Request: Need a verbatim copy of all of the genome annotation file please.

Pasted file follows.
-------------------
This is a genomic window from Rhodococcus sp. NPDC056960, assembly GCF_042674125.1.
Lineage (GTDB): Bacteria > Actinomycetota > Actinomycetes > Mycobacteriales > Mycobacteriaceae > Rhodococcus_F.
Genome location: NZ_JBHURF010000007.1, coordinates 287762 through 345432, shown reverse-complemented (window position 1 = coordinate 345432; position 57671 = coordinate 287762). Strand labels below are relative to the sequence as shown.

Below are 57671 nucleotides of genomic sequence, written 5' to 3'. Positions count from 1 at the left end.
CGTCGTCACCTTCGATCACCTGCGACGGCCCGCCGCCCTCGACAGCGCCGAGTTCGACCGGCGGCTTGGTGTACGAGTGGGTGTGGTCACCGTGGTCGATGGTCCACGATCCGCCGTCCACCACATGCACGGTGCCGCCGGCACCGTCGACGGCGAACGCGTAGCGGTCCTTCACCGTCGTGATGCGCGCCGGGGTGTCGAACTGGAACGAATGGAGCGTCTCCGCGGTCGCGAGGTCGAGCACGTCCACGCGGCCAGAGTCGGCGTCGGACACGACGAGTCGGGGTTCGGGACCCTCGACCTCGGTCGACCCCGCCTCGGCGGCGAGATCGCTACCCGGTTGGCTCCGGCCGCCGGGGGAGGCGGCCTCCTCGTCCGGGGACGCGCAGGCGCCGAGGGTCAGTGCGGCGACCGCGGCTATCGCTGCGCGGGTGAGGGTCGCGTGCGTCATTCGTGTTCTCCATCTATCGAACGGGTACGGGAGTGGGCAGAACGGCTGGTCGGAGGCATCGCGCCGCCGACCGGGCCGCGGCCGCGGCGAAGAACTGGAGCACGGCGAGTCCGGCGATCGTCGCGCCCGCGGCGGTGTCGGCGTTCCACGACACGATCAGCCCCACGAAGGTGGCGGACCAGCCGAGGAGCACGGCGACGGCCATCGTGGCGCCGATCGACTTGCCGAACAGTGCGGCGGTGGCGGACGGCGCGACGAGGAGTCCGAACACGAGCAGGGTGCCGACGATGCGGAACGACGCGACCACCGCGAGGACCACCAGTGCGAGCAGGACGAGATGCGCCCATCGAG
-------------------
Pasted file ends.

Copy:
This is a genomic window from Rhodococcus sp. NPDC056960, assembly GCF_042674125.1.
Lineage (GTDB): Bacteria > Actinomycetota > Actinomycetes > Mycobacteriales > Mycobacteriaceae > Rhodococcus_F.
Genome location: NZ_JBHURF010000007.1, coordinates 287762 through 345432, shown reverse-complemented (window position 1 = coordinate 345432; position 57671 = coordinate 287762). Strand labels below are relative to the sequence as shown.

Below are 57671 nucleotides of genomic sequence, written 5' to 3'. Positions count from 1 at the left end.
CGTCGTCACCTTCGATCACCTGCGACGGCCCGCCGCCCTCGACAGCGCCGAGTTCGACCGGCGGCTTGGTGTACGAGTGGGTGTGGTCACCGTGGTCGATGGTCCACGATCCGCCGTCCACCACATGCACGGTGCCGCCGGCACCGTCGACGGCGAACGCGTAGCGGTCCTTCACCGTCGTGATGCGCGCCGGGGTGTCGAACTGGAACGAATGGAGCGTCTCCGCGGTCGCGAGGTCGAGCACGTCCACGCGGCCAGAGTCGGCGTCGGACACGACGAGTCGGGGTTCGGGACCCTCGACCTCGGTCGACCCCGCCTCGGCGGCGAGATCGCTACCCGGTTGGCTCCGGCCGCCGGGGGAGGCGGCCTCCTCGTCCGGGGACGCGCAGGCGCCGAGGGTCAGTGCGGCGACCGCGGCTATCGCTGCGCGGGTGAGGGTCGCGTGCGTCATTCGTGTTCTCCATCTATCGAACGGGTACGGGAGTGGGCAGAACGGCTGGTCGGAGGCATCGCGCCGCCGACCGGGCCGCGGCCGCGGCGAAGAACTGGAGCACGGCGAGTCCGGCGATCGTCGCGCCCGCGGCGGTGTCGGCGTTCCACGACACGATCAGCCCCACGAAGGTGGCGGACCAGCCGAGGAGCACGGCGACGGCCATCGTGGCGCCGATCGACTTGCCGAACAGTGCGGCGGTGGCGGACGGCGCGACGAGGAGTCCGAACACGAGCAGGGTGCCGACGATGCGGAACGACGCGACCACCGCGAGGACCACCAGTGCGAGCAGGACGAGATGCGCCCATCGAG